The North Dakota Court System is comprised of Municipal Courts, District Courts, a Court of Appeals and Supreme Court.
North Dakota Municipal Courts
North Dakota Municipal Courts are overseen by part-time judges who are elected to the position. They serve a term of four years. These courts hear mainly municipal ordinance cases, with rare exception.
North Dakota District Courts
North Dakota District Courts exercise general jurisdiction over all cases of criminal felony and misdemeanors as well as civil cases. These courts also hear juvenile delinquency cases. There are seven districts in the state, and each district has one judge supervising all courts in that district. A total of 53 District Courts serve the state of North Dakota. Judges are elected to office for a six-year term.
North Dakota Court of Appeals
The Court of Appeals is an appellate court, though it only hears cases that the Supreme Court assigns to it. There are three judges who sit on the panel, which are comprised of current and retired District Court judges, retired Supreme Court justices and attorneys. There are some years that no cases are assigned to the Court of Appeals and the Supreme Court serves as the only appellate court in the state.
North Dakota Supreme Court
The North Dakota Supreme Court is the highest court in the state, and has five elected justices which serve ten-year terms. This court hears most of the appeals in the state from lower courts – both District Courts and the Court of Appeals. At times, it may assign cases to the Court of Appeals if the caseload is substantial.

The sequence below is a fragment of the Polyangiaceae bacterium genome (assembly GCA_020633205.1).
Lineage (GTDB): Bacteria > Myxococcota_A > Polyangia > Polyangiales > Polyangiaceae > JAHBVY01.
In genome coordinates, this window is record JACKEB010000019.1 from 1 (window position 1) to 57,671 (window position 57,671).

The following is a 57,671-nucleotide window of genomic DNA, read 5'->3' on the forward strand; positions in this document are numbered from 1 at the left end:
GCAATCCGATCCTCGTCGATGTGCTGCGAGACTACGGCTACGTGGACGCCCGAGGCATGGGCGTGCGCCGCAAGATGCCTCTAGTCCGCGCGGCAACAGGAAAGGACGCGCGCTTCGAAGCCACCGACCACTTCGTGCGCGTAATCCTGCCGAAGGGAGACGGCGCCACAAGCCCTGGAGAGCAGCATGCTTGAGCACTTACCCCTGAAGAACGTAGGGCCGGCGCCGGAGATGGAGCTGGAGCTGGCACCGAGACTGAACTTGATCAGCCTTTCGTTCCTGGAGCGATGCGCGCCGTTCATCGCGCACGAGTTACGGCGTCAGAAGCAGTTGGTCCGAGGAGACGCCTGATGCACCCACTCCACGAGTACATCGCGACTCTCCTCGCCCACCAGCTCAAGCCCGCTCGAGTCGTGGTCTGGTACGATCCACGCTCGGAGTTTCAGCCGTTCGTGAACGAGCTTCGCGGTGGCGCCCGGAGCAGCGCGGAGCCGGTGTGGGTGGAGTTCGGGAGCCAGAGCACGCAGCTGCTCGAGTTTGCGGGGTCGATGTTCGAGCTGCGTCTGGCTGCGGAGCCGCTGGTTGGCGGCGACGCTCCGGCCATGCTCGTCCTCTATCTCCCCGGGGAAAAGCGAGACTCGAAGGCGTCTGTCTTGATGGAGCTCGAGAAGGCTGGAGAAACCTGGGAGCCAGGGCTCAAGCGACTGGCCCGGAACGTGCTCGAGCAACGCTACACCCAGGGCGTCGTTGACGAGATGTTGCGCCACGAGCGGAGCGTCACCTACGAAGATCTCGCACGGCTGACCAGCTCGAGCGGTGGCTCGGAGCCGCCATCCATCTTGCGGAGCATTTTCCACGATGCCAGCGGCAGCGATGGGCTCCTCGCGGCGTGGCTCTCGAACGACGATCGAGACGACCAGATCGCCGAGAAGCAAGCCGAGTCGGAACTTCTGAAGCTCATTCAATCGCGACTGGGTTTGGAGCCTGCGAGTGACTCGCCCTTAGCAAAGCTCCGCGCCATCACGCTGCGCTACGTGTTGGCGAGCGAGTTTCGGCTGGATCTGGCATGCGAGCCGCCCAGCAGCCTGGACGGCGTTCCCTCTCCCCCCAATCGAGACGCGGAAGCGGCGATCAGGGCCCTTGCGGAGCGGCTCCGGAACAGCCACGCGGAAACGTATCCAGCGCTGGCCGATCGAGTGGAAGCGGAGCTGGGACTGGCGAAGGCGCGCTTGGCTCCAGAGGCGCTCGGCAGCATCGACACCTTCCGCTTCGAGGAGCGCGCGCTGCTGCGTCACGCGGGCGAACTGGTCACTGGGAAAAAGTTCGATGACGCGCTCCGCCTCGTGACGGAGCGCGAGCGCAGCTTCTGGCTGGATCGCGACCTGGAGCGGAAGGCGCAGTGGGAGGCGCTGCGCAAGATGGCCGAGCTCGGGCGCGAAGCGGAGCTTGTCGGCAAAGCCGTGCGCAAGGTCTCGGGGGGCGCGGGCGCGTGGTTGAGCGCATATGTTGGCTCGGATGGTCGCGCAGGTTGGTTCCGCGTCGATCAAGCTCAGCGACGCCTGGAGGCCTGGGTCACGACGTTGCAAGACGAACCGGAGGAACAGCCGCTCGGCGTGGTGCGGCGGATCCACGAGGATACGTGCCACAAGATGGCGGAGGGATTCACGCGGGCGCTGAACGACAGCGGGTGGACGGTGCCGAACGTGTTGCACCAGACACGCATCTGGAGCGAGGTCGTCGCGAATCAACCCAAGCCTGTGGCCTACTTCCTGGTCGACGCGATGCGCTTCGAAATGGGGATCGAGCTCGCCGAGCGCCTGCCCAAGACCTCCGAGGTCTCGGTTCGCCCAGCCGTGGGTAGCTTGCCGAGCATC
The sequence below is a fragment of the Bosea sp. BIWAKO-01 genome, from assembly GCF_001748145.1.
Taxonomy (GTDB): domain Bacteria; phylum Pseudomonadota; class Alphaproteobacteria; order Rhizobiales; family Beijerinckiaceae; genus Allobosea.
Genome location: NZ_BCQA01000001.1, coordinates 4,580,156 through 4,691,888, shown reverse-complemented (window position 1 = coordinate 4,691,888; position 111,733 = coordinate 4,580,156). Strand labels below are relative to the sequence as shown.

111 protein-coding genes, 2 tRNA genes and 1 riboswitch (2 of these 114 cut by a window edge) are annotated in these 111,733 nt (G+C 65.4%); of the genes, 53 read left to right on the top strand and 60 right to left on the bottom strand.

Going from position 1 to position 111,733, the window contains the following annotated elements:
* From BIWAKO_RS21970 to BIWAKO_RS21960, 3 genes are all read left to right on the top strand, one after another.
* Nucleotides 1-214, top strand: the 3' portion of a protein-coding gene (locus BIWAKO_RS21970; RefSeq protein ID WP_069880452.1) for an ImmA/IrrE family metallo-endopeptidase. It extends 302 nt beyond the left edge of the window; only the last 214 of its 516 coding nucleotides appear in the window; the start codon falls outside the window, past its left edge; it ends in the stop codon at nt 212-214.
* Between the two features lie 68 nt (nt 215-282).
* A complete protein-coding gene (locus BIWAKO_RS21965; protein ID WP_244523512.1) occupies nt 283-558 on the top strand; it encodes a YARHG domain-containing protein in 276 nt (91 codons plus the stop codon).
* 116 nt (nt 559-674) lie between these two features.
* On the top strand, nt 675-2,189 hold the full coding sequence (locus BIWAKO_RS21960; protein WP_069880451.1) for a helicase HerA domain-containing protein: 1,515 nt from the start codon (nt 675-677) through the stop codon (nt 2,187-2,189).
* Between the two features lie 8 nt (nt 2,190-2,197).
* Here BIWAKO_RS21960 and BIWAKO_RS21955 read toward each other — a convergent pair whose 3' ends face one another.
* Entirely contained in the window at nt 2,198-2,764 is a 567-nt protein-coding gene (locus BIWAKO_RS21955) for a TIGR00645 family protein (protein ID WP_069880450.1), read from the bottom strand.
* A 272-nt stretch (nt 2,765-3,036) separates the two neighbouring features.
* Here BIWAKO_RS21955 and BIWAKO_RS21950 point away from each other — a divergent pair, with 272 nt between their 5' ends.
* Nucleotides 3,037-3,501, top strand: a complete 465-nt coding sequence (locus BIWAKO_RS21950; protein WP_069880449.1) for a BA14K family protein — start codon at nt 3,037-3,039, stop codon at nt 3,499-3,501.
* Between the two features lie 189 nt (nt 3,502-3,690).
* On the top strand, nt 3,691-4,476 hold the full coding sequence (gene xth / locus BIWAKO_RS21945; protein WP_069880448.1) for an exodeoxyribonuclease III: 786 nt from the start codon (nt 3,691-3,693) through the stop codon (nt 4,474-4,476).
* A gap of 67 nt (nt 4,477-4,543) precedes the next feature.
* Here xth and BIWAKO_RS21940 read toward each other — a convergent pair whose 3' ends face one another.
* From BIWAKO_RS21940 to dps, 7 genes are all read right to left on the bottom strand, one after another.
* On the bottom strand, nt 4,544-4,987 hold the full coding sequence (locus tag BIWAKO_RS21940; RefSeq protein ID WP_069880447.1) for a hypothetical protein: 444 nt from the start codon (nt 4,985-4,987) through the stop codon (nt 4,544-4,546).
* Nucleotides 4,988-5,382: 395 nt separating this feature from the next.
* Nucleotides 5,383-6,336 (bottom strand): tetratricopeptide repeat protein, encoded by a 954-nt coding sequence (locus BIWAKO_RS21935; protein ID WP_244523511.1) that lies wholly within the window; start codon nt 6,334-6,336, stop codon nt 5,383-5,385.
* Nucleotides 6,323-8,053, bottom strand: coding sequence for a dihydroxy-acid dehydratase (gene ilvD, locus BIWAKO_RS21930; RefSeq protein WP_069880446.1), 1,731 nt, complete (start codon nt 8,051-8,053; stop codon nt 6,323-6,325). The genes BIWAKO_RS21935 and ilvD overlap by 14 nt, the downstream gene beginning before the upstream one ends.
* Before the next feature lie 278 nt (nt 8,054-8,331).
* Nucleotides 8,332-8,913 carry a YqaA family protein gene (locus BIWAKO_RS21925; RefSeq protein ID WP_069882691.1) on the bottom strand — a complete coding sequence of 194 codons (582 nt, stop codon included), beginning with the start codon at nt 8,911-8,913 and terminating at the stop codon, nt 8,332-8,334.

North Dakota Notable Cases
North Dakota's voter identification laws have been called into question and called discriminatory in a case brought by a group of Native Americans. The case states that the changes to voter ID requirements in 2013 are unconstitutional and "'disproportionately burden and disenfranchise" members of the Turtle Mountain Band of Chippewa tribe.
These changes in North Dakota voter ID laws require a state ID card, ID issued by a tribal government, long-term care certificate or current driver's license and must list the person's address and birth date. The plaintiff argues that these changes caused some of them to be turned away from polls because their tribal IDs did not list a current address. A similar case heard by the U.S. Circuit Court of Appeals for the 5th Circuit decided a Texas voter ID law was discriminatory and violated the U.S. Voting Rights Act.
A neurosurgeon from Minot, North Dakota was charged with seven counts of child pornography, including production and receipt of materials depicting the sexual exploitation of minors. Mark Eichler has pleaded not guilty, and was released on his own recognizance. The case has been moved to federal court, so state charges were formally dropped against him. His medical license expired in 2008.